In 1772, William Chambers wrote of Chinese gardens, ”Their scenes of terror are composed of gloomy woods, …, impending barren rocks, ... The trees are ill formed, forced out of their natural directions, and seemingly torn to pieces by the violence of tempests” (from A Dissertation on Oriental Gardening, Sir William Chambers January 1, 1772).
Perhaps no where are these scenes of “ill formed” trees more present than in the ancient art of penjing. Translated to mean “tray landscape,” artists manipulate the plant by confining its roots, pruning, and training branches. Moss covered rocks and small figures are added to enhance the illusion of a miniature, ancient landscape.
No matter how many I have seen, they are still dazzling. Each one invites us to contemplate its intricate details and to ponder the artist’s skill in creating it. For a moment we become giants looking down on a perfectly scaled miniature world.
If you enjoy Penjing, a scholar garden is the place for you. In the example above from the Humble Administrator’s Garden in Suzhou, China, there is an area set aside for the care of the tray landscapes. The most beautiful ones are placed throughout the garden as focal points. As the western gardener might put a statue or sculpture at the end of a sight line, the Chinese gardener places a tray landscape.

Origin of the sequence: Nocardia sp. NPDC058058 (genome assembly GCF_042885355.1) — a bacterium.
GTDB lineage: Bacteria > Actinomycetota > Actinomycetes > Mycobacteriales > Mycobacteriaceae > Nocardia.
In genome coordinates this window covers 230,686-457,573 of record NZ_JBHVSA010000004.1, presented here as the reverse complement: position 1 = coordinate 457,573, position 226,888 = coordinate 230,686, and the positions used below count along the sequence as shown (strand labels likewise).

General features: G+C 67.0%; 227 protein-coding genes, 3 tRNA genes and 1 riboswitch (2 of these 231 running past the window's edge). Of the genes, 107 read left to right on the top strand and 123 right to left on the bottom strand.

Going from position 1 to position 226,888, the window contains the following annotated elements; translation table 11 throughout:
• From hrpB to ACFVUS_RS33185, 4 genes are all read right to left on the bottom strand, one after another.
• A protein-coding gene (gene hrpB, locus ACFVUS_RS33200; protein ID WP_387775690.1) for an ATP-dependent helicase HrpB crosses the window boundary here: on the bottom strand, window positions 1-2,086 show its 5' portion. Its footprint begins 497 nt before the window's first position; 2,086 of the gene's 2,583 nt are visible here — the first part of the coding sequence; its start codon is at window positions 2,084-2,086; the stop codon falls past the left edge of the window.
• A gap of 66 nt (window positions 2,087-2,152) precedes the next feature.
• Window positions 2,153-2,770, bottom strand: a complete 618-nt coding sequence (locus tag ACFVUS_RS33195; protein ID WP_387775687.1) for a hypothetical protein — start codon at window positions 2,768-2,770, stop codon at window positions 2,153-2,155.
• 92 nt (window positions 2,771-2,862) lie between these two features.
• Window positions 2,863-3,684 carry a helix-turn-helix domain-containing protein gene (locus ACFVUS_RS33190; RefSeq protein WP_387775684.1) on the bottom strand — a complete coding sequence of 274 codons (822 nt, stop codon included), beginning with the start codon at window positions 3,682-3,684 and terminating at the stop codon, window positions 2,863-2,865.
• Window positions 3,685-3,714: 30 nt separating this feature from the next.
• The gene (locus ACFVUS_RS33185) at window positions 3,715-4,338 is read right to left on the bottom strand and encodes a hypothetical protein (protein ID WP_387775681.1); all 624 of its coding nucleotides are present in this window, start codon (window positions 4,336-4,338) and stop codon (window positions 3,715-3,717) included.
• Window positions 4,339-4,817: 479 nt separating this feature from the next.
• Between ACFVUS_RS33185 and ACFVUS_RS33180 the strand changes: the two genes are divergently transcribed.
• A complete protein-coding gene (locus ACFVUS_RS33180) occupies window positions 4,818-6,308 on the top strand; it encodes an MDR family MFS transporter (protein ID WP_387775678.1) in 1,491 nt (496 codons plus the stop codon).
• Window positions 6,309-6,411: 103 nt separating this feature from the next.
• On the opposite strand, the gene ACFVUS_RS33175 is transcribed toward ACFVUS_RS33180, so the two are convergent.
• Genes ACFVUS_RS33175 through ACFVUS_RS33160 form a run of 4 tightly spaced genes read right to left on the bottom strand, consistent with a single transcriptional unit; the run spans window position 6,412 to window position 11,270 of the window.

Each is so beautiful that it is hard to pick a favorite.
Buddhist monks introduced penjing to China thousands of years ago. The art form became popular as China enjoyed periods of wealth where art and garden-making flourished. In the 1600’s, penjing guide books were published to help the middle-class learn how to create their own tray landscapes.
The Humble Administrator’s Garden was built in 1509 by Wang Xiachen. He was a retired imperial inspector. His friend, artist Wen Zhengming, visited often and made the garden famous with his many scroll paintings.
The Humble Administrator’s Garden is open every day and is located at 178 Dongbei Street. Check out more posts from my visit here.